For 89 percent of senior business executives, a state’s legal environment impacts decisions about where to locate and where to do business. New Jersey’s not high on the list, according to a national survey released Wednesday by the U.S. Chamber Institute for Legal Reform.
Its lawsuit climate ranks 43rd out of 50, the state’s lowest rank ever since the survey began in 2002.
The 2019 Lawsuit Climate Survey: Ranking the States questioned senior business executives about their perception of the fairness and reasonableness of state court systems. Lawsuit expanding laws, such as the Diane B. Allen Equal Pay Act, are likely a reason for the ranking, according to ILR.
“For years, New Jersey’s lawsuit climate has been in a downward spiral,” said ILR COO Harold Kim in a statement. “Today, this climate is a tale of two institutions: a state Supreme Court that has shown a commitment to stabilizing the rule of law, and a legislature that is committed to undermining it.”
The Diane B. Allen Equal Pay Act shifts the burden to justify pay differentials to employers, which opens companies up to liability for years of backpay, triple damages, and punitive damages. According to the ILR, New Jersey’s “pro-lawsuit reputation” sticks New Jersey residents with $5,551 per household in tort costs or 3.1 percent of its GDP. The national average is $3,239 per household and 2.3 percent of U.S. GDP.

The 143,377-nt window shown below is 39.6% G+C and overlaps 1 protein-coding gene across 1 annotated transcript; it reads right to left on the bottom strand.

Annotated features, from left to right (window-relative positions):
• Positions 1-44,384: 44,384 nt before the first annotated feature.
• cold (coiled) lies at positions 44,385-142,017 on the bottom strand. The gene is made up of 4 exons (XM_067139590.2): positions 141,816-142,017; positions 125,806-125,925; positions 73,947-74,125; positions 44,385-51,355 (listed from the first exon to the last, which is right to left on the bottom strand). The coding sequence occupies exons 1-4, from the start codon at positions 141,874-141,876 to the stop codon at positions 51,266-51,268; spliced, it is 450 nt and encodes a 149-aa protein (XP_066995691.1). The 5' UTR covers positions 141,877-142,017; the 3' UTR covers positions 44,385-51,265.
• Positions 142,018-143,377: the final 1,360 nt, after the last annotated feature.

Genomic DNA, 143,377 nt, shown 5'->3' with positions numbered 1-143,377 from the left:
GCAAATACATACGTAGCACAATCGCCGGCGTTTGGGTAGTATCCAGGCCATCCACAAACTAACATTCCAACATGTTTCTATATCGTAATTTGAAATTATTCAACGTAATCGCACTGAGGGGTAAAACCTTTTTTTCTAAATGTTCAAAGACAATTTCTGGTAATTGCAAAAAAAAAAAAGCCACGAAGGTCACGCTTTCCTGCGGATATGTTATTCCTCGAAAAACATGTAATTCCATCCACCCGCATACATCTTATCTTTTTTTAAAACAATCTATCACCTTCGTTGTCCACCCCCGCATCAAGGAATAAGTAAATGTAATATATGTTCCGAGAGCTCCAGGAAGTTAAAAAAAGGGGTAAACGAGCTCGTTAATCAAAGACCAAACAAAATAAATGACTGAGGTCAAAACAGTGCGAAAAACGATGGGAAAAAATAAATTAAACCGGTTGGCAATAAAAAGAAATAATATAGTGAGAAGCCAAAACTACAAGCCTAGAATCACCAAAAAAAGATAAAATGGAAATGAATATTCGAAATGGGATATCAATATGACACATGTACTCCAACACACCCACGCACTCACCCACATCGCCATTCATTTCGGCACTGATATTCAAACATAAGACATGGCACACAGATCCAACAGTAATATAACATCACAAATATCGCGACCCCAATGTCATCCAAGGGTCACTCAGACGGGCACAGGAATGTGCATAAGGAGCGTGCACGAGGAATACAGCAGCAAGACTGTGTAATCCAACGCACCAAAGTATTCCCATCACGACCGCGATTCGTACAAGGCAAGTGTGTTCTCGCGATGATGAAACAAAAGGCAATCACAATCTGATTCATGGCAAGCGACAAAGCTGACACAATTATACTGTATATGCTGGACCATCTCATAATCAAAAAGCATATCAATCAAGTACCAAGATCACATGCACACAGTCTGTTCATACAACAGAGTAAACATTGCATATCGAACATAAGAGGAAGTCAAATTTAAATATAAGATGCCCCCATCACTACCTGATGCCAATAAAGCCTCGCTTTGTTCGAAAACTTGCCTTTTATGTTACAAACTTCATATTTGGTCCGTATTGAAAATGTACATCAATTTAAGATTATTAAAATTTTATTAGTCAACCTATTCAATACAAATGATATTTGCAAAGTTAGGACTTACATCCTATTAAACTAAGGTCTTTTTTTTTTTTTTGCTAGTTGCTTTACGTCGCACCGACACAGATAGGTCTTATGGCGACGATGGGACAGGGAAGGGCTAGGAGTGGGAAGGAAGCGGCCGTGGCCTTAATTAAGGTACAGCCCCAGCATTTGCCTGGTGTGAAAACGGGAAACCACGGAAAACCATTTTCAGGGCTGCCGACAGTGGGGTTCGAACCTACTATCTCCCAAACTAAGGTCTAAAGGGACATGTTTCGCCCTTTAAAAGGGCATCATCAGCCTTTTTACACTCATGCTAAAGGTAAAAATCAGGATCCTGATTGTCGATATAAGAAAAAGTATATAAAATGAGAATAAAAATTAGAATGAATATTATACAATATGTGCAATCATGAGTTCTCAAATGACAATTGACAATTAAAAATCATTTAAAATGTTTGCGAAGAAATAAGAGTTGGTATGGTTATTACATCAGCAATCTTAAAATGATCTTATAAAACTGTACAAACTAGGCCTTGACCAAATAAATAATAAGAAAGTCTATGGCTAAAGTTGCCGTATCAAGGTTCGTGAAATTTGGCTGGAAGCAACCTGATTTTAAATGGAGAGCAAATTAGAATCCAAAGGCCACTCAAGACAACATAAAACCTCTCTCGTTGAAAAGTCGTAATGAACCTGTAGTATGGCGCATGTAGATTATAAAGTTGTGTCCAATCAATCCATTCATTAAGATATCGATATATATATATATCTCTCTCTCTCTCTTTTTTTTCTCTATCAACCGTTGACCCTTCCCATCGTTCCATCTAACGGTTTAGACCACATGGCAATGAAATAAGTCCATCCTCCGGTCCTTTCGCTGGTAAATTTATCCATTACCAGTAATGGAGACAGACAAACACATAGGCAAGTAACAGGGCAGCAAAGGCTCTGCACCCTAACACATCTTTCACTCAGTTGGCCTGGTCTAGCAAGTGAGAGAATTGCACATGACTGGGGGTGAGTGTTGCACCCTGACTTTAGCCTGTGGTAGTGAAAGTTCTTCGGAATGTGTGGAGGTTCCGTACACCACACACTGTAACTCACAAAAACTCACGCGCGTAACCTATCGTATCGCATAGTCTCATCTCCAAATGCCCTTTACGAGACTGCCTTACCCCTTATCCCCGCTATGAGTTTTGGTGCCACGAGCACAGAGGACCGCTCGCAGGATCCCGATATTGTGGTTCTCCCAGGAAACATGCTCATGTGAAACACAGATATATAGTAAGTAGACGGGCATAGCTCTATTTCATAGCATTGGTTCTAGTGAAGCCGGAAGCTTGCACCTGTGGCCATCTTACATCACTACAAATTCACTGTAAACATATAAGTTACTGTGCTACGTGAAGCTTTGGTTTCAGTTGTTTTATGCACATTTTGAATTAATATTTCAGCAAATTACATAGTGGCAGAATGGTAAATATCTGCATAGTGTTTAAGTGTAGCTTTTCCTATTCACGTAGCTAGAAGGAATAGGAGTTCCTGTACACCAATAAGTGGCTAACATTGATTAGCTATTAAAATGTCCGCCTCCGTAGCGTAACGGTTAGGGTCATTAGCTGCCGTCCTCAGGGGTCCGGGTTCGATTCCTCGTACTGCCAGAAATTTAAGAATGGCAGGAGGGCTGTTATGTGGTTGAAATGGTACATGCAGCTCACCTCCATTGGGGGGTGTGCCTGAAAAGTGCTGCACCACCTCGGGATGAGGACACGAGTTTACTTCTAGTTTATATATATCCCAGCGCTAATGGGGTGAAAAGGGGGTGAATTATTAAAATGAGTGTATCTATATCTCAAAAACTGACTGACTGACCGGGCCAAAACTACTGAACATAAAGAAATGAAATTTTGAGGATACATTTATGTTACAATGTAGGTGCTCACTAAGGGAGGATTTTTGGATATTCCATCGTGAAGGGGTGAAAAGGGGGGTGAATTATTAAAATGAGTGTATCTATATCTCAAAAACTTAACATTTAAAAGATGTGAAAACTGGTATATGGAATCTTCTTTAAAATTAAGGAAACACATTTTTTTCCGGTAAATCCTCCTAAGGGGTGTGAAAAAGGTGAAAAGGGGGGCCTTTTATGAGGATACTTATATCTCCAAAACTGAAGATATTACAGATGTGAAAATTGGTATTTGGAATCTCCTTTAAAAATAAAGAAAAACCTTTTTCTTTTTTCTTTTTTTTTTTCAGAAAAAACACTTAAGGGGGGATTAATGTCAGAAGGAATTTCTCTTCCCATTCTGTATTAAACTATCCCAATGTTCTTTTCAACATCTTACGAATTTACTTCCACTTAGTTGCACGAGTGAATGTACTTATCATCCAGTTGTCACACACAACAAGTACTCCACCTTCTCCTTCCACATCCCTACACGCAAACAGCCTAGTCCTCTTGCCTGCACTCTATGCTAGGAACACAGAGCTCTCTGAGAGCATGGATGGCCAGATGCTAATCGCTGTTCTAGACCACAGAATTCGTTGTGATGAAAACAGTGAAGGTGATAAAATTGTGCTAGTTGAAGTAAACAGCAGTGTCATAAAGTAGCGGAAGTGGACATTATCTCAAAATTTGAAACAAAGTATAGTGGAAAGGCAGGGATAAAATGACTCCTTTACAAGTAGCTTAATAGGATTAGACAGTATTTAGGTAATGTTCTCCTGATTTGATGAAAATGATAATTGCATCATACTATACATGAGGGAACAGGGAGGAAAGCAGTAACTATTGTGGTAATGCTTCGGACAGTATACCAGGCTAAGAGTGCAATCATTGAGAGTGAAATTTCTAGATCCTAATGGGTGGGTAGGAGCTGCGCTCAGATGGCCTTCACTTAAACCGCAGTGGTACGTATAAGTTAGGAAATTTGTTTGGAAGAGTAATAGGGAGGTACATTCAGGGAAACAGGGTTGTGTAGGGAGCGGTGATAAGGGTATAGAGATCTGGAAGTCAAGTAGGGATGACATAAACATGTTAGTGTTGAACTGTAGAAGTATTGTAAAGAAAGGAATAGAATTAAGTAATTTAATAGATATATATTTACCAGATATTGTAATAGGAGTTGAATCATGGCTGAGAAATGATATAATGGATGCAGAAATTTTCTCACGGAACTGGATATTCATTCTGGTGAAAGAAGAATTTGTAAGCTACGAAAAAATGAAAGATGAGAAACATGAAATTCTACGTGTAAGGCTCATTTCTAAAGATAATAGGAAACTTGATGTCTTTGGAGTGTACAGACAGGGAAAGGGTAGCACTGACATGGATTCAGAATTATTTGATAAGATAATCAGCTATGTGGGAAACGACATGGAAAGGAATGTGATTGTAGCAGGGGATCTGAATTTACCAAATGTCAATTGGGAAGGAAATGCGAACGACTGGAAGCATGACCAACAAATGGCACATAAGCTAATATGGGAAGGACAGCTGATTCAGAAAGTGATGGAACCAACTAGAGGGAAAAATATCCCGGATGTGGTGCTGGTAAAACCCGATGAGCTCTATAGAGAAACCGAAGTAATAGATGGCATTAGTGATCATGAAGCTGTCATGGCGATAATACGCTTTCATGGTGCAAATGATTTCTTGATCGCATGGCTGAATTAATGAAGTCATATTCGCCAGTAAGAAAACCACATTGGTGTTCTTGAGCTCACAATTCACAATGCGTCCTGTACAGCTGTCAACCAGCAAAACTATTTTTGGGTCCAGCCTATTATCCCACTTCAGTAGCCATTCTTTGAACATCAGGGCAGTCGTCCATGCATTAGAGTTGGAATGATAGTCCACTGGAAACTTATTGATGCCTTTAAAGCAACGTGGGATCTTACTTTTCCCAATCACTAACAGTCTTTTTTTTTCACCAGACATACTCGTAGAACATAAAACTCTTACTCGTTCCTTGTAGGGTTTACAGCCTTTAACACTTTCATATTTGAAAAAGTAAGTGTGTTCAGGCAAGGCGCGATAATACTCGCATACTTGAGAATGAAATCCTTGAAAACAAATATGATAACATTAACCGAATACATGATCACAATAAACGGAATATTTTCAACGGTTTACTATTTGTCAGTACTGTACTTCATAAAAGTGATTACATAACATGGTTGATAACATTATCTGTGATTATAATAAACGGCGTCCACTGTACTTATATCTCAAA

The New Jersey Supreme Court uses the Daubert standard, regarding the admissibility of expert witness testimony “to keep junk science out f the courtroom.” It also requires out-of-state plaintiffs to show they’ve suffered actual harm before bringing a lawsuit to court.
“The New Jersey Supreme Court’s reasonable jurisprudence could be the only thing standing between the state and number 50,” said Kim in a statement. “But it’s not enough. New Jersey must take its low lawsuit climate ranking seriously in order to avoid a business exodus.”
Survey results are based on interviews with a national sample of 1,307 in-house general counsel, senior litigators or attorneys, and other senior executives at companies with annual revenue of at least $100 million.